NEW South Wales and Victorian livestock producers are being urged to attend a public hearing in Albury this Wednesday into the red meat processing sector.
The public hearing is part of the Senate inquiry into the effect of market consolidation on the red meat processing sector and will feature evidence from the Victorian Farmers Federation and NSW Farmers.
The hearing will start at 9am on September 2 in the Albury Entertainment Centre in Swift Street and run till 4.20pm.
NSW Farmers President Derek Schoen will give evidence on behalf of the association to the Senate Standing Committee on Rural and Regional Affairs and Transport.
NSW Farmers along with the Victorian Farmers Federation have voiced their concern on the effect of market consolidation on the red meat processing sector and the need for a level playing field.
Mr Schoen said that farmers want a simple, clear, adaptive and resilient market structure that can deal with the livestock market as it exists now.
“We also need one that is capable of keeping pace with the evolving consolidation and rationalisation in the processor and retailer market,” he said.
The inquiry and its recommendations need to focus on transparency, price discovery, enforceable market conduct and the conditions for a fair market, NSW Farmers said.
Mr Schoen said Australian agriculture was becoming globalised and unfortunately, the red meat value chain lacked any suitable framework for this evolution.
VFF wants a simple, clear resilient market
Victorian Farmers’ Federation livestock president Ian Feldtmann said livestock farmers have collectively voiced their concern on the effect of market consolidation on the red meat processing sector.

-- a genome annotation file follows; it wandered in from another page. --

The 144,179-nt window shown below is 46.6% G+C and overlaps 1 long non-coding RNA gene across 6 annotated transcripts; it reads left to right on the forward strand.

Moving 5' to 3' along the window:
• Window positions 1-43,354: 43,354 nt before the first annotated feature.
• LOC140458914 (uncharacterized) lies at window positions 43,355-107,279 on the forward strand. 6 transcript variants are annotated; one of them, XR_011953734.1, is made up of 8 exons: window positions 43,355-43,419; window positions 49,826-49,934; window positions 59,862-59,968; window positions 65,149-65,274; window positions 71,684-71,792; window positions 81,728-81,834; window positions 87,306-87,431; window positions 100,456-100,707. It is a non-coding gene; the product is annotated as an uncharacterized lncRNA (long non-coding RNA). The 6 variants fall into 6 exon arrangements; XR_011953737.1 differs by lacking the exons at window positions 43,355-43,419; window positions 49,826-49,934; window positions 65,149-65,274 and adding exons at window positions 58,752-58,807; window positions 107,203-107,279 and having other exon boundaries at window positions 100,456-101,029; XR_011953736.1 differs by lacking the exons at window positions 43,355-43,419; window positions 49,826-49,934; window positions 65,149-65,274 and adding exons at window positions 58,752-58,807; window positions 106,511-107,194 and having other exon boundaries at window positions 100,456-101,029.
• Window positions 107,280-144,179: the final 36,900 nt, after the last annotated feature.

“After significant consultation from the VFF, NSW Farmers, state and national politicians and industry groups it is time to present these findings at a Senate Hearing next Wednesday in Albury. “
The VFF’s submission has stated that farmers want a simple clear adaptive and resilient market structure that can deal with the livestock market as it exists now and is capable of keeping pace with the evolving consolidation and rationalisation in the processor and retailer market.
Mr Feldtmann said the VFF has long lobbied for a wide-ranging review following a processor boycott of the Barnawartha saleyards and the takeover of Primo Smallgoods by Brazilian agri-giant JBS.
“Critically, the focus of the recommendations of this inquiry to the senate must be about the basics of transparency, price discovery and enforceable market conduct as a minimum and necessary condition for a fair market.
“There is a definite lack of transparency regarding feedback to the producer regarding the actual measured performance of the product trusted to the processor,” Mr Feldtmann said.
“When processors recover at least 22 percent of the price they pay for cattle just by selling waste and by-products, you start wondering about their profit margins.”
Sources: VFF, NSW Farmers.